Treatment Initiation - Seeking Help

The First Stage of Alcohol or Drug Abuse Recovery

Man With Doctor
The First Step: Seeking Help. © Getty Images

If you have decided that you need to get help for your drinking or drug abuse problem, you have already entered the first stage of recovery by admitting that you have a problem and seeking outside help.

This process -- reaching out for help and seeking some kind treatment or rehabilitation -- is known as treatment initiation. It is the first of four stages of recovery or rehab as described by the National Institute on Drug Abuse:

  1. Treatment initiation
  2. Early abstinence
  3. Maintenance of abstinence
  4. Advanced recovery

Denial and Ambivalence

If you are like most people who seek help for substance abuse problems, in the very early stages you probably still harbor some feelings of ambivalence about giving up your drug of choice, and you may still be in denial about the full extent of your problem.

This is common for people in the early days. If you enter a professional rehab or treatment program, the first goal of the counselor or addiction treatment specialist will be to determine if you have any denial issues or ambivalent feelings.

Denial

Denial simply means refusing to believe the reality of your circumstances. Many people new to recovery usually have some level of denial about their addiction. Denial can take many forms, from thinking that you can still control your substance use to denying that you are really addicted.

The following erroneous beliefs are typical forms of denial:

Forms of Denial

  • Believing that you are different from those "real" alcoholics and addicts.
  • Thinking that you can solve your problem by "cutting down" rather than eliminating it completely. You may think that you can get your substance abuse back "under control."
  • Refusing to believe that a secondary drug is also a problem. For example, an alcoholic thinking that continuing to smoke pot is okay or a cocaine addict refusing to think their drinking is a problem.
  • Believing that Alcoholics Anonymous or Narcotics Anonymous will not be helpful, because you are "not like those people," because their problems are so severe.
  • Insisting on continuing to spend time with "friends" who enable you by agreeing that drugs are not a problem or by using with you.

Confront and Challenge

Any of the above forms of denial can interfere with your recovery. The goal of professional treatment programs is to break through that denial and help you see the truth about your situation. Your counselor or caseworker may challenge and confront you in an effort to motivate you to change your mind.

Your counselor may remind you of all of the negative consequences that your substance abuse has had in your life or challenge you to abstain from drinking or drugging temporarily if you believe you are not really addicted. Either way, the goal is to get you to see the truth.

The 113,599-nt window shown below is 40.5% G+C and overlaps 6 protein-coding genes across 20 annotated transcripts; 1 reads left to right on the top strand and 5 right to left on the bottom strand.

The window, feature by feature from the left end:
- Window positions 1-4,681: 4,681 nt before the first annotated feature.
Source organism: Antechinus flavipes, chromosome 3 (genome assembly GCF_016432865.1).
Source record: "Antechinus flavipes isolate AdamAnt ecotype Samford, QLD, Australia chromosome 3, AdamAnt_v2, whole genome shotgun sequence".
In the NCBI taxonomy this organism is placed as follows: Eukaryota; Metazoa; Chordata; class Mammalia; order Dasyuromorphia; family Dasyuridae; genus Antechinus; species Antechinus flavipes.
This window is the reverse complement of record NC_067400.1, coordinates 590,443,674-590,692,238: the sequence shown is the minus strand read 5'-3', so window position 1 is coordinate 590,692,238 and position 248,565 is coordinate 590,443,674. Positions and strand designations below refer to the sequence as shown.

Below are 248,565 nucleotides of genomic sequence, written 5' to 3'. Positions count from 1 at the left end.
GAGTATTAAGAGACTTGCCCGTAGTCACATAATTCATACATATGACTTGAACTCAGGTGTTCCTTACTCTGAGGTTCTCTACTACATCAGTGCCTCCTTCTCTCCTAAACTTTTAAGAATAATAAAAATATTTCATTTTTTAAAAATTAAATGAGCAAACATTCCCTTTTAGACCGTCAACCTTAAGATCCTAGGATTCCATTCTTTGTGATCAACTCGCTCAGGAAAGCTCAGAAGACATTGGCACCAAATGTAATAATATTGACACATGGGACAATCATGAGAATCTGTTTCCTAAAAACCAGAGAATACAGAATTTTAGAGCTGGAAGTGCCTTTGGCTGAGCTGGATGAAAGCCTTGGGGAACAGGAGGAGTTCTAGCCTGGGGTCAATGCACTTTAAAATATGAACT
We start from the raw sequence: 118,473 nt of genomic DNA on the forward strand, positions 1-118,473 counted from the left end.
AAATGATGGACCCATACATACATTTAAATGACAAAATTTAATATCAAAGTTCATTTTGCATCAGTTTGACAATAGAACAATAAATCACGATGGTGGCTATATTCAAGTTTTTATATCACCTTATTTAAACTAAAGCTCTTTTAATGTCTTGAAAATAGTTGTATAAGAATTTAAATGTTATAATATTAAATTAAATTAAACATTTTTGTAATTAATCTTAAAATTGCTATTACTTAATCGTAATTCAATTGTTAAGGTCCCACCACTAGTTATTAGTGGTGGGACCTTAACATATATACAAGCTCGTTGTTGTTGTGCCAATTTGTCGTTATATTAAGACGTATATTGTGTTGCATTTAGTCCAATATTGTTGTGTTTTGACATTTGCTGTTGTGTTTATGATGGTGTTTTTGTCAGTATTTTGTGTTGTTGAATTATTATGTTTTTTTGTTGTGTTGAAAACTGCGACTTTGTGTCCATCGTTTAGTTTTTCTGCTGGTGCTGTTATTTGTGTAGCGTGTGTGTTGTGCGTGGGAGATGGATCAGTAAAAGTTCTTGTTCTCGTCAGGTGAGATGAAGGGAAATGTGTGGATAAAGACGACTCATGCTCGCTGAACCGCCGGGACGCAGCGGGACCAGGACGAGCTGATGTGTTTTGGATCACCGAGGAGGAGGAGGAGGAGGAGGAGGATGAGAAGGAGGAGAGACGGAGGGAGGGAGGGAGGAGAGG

Ambivalence

If you are in the early stages of seeking help for a substance abuse problem, you probably have some ambivalent feelings about giving up your drug of choice permanently.

If you are like most alcoholics or addicts, you just can't image life without ever drinking or drugging again.

Chances are you decided to seek help in the first place because you experienced some negative consequences to your drug or alcohol use. You realized you needed help, but quitting completely for the rest of your life was not what you had in mind.

The following are reasons that many newcomers to recovery have feelings of ambivalence:

Reasons for Ambivalence

  • You associate your drinking or drug use with a positive emotional change.
  • You may turn to your drug of choice as a coping strategy and you do not yet know a better coping mechanism.
  • You may feel too weak or helpless to break the cycle of addiction.
  • You may have entered rehab because of pressure from others -- such as a spouse, boss or judge -- and you are just trying to keep them happy.

Getting Motivated

If you decided to seek help because you experienced some negative consequences, that may have been enough motivation to get you to admit you have a problem. But it may not be enough motivation for you to solve the problem.

If you have always turned to your drug of choice in times of stress, when you want to relax or when you are upset or angry, chances are you have ambivalent feelings about giving it up, unless you learn new coping skills.

Encouragement and Support

Your counselor, in this early stage of treatment, will try to identify your ambivalent feelings and their underlying reasons. You will probably be asked to list your goals in life and shown how much easier it will be to meet those goals if you are living clean and sober.

Again, in the early stage of recovery and throughout your treatment process, the goal is to get you motivated to make positive changes in your life. Your treatment program is there to encourage and support your efforts to make those changes.

Return to The Four Stages of Recovery

Sources:

National Institute on Drug Abuse. "Principles of Drug Addiction Treatment: A Research-Based Guide." Revised 2007.

National Institute on Drug Abuse. "An Individual Drug Counseling Approach to Treat Cocaine Addiction: The Collaborative Cocaine Treatment Study Model." Accessed May 2009.

Continue Reading